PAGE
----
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About Stewart L. Udall
Stewart Udall, born to a political family in a Mormon community, served in the United States Air Force and graduated from the University of Arizona with a law degree. In 1954, he began his political career in the House of Representatives before serving on John F. Kennedy’s Cabinet as the Secretary of Interior. After his government service, Stewart Udall continued to contribute to the nations' affairs as an author, historian, scholar, lecturer, environmental activist, lawyer, naturalist, and citizen of the outdoors. The Morris K. Udall and Stewart L. Udall Foundation recognize and honor the important contributions of both of the Udall brothers.
About this Collection
The collection is predominantly composed of Stewart Lee Udall's professional and public papers. Items of the 84th, 85th, and 86th Congresses are organized into administration and legislation files. Administration includes routine office matters, requests, and correspondence relating to particular problems or issues. Legislation encompasses correspondence arranged by subject, related bills, hearings, clippings, speeches, and background materials. Audio-visual materials such as interviews, radio shows and public event; as well as twenty-five photographs of President Kennedy at various public functions are also present.
Books by Stewart L. Udall
The Quiet Crisis by
Publication Date: 2016-05-23
"As Mr. Udall's vivid narrative makes clear, the race between education and erosion, between wisdom and waste, has not run its course. . . . The nation's battle to preserve the common estate is far from won."—President John F. Kennedy, from the introduction "Stewart Udall left an indelible mark on this nation and inspired countless Americans who will continue his fight for clean air, clean water, and to maintain our many natural treasures."—President Barack Obama In his best-selling 1963 book, The Quiet Crisis, Stewart Udall warned of the dangers of pollution and threats to America's natural resources, calling for a nationwide "land conscience" to conserve the nation's wild places. Along with Rachel Carson's Silent Spring, The Quiet Crisis is credited with triggering the modern environmental movement in America.
Videos and biographies on Stewart L. Udall
The Morris K. and Stewart L. Udall Foundation
About the Udall Foundation
The Udall Foundation awards scholarships, fellowships, and internships for study in fields related to the environment and to American Indians and Alaska Natives in fields related to health care and tribal public policy; provides funding to the Udall Center for Studies in Public Policy and to the Native Nations Institute to conduct environmental policy research, research on American Indian and Alaska Native health care issues and tribal public policy issues, and training; and provides assessment, mediation, training, and other related services through the National Center for Environmental Conflict Resolution.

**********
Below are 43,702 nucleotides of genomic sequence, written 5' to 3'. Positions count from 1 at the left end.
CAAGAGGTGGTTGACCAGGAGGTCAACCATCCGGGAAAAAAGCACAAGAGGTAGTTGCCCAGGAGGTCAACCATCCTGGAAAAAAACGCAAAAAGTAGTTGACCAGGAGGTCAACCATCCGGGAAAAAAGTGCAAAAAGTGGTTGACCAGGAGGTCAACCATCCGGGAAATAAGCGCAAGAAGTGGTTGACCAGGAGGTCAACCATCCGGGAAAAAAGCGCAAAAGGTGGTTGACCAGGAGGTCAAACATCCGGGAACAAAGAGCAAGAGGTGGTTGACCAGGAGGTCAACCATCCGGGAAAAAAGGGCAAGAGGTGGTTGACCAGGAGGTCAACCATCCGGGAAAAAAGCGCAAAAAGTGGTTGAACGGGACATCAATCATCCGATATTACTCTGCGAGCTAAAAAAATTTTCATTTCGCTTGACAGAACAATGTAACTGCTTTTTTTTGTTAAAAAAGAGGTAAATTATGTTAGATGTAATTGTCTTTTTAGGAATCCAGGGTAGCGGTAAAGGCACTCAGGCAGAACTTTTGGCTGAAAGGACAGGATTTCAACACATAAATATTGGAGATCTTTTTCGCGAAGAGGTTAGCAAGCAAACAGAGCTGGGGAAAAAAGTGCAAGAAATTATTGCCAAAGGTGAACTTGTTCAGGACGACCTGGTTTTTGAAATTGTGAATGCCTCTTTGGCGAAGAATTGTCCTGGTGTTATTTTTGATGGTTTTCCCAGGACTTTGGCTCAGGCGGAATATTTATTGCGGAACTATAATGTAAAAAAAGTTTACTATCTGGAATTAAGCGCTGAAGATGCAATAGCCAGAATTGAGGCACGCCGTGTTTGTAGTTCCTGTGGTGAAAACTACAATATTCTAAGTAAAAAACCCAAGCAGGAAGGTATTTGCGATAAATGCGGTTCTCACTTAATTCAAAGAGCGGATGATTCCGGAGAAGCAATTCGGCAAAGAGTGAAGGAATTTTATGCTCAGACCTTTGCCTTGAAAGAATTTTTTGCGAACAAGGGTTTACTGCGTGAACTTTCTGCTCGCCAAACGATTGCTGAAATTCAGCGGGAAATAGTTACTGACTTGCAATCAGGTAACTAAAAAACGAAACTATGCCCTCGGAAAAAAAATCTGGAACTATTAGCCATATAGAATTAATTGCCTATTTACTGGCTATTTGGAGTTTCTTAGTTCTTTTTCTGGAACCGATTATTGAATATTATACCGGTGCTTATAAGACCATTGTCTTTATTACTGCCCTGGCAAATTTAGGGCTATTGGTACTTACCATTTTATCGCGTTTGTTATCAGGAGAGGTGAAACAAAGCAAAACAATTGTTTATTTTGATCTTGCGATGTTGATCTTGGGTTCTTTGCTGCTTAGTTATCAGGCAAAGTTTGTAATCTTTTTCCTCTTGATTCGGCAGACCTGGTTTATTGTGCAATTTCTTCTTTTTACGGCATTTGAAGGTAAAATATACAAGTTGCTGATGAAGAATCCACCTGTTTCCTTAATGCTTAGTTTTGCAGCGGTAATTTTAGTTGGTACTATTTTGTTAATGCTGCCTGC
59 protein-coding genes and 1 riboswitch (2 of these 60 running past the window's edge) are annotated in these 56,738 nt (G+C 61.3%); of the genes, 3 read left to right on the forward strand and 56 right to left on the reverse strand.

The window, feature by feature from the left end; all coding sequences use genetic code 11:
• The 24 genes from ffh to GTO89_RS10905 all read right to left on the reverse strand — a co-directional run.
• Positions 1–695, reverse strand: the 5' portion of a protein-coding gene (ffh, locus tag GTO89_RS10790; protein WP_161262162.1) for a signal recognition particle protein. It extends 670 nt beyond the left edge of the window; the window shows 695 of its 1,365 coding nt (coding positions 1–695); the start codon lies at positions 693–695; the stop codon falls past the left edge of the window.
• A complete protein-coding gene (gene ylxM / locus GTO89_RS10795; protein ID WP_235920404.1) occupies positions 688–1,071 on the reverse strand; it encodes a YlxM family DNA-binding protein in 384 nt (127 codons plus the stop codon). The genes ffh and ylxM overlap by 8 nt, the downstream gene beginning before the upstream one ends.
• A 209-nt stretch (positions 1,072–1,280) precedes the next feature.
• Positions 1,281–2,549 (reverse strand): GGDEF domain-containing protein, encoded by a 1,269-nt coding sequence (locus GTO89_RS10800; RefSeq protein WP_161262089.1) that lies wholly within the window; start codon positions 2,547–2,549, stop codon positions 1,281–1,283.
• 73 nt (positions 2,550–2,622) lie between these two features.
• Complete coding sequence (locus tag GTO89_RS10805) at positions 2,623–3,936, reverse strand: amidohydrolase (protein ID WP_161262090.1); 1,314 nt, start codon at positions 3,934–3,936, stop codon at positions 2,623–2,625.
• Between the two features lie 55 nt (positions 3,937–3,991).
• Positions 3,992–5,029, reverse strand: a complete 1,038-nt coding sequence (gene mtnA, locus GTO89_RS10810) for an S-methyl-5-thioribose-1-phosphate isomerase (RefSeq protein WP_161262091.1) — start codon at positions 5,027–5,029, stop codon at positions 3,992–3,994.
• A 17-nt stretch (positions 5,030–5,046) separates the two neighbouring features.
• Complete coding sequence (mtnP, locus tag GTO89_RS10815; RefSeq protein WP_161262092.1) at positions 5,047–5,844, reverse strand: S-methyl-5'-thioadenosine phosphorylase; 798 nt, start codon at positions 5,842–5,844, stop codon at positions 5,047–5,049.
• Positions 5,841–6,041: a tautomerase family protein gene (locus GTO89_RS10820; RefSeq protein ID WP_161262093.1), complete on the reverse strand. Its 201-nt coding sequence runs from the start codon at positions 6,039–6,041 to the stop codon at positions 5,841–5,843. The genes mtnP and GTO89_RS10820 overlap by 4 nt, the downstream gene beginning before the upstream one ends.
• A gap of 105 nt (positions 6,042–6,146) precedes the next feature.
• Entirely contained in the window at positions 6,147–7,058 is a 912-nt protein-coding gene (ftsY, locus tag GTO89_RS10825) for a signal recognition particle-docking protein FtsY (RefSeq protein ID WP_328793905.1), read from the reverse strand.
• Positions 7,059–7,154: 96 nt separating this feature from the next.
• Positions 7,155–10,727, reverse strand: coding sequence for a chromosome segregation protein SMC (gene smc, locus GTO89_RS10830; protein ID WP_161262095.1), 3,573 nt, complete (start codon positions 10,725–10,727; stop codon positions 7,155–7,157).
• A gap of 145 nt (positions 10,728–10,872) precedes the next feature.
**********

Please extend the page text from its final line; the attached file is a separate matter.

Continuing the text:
The Udall Foundation was established by the U.S. Congress in 1992 as an independent executive branch agency to honor Morris K. Udall's lasting impact on this nation's environment, public lands, and natural resources, and his support of the rights and self-governance of American Indians and Alaska Natives. The 1998 Environmental Policy and Conflict Resolution Act created the National Center for Environmental Conflict Resolution as a program of the Udall Foundation to assist parties in resolving environmental, public lands, and natural resources conflicts nationwide that involve federal agencies or interests. In 2009, Congress enacted legislation to honor Stewart L. Udall and add his name to the Udall Foundation.
The Udall Center for Studies in Public Policy
About the Udall Center
Founded in 1987, the Udall Center is an interdisciplinary research unit at the University of Arizona. The Udall Center's primary mission is to facilitate, analyze, and provide evidence-based options for solutions to major policy issues through research, education, and public service. The Center specializes in issues related to environmental policy and Indigenous nations policy, bridging disciplines and connecting backgrounds to create a comprehensive understanding of the determinants, impacts, and further development of public policies. The Center maintains a close and permanent relationship with the Morris K. Udall and Stewart L. Udall Foundation, a federal agency based in Tucson.
Native Nations Institute (NNI)
Located on Tohono O’odham Nation traditional homelands, the Native Nations Institute for Leadership, Management, and Policy (NNI) was founded in 2001 by The University of Arizona and the Morris K. Udall and Stewart L. Udall Foundation as a self-determination, self-governance, and development resource for Native nations. It is housed at the university's Udall Center for Studies in Public Policy.
NNI assists in building capable Native nations that can effectively pursue and ultimately realize their own political, economic, and community development objectives. This effort, which we call nation building, is the central focus of NNI's programs.
NNI provides Native nations and other policy makers with accessible research and policy analysis of governance and development in Indian Country and with comprehensive, professional training and development programs designed to meet the needs of Indigenous leadership and management.
Other Resources on Stewart L. Udall
Librarian and Curator of Political Affairs and History of Science Collections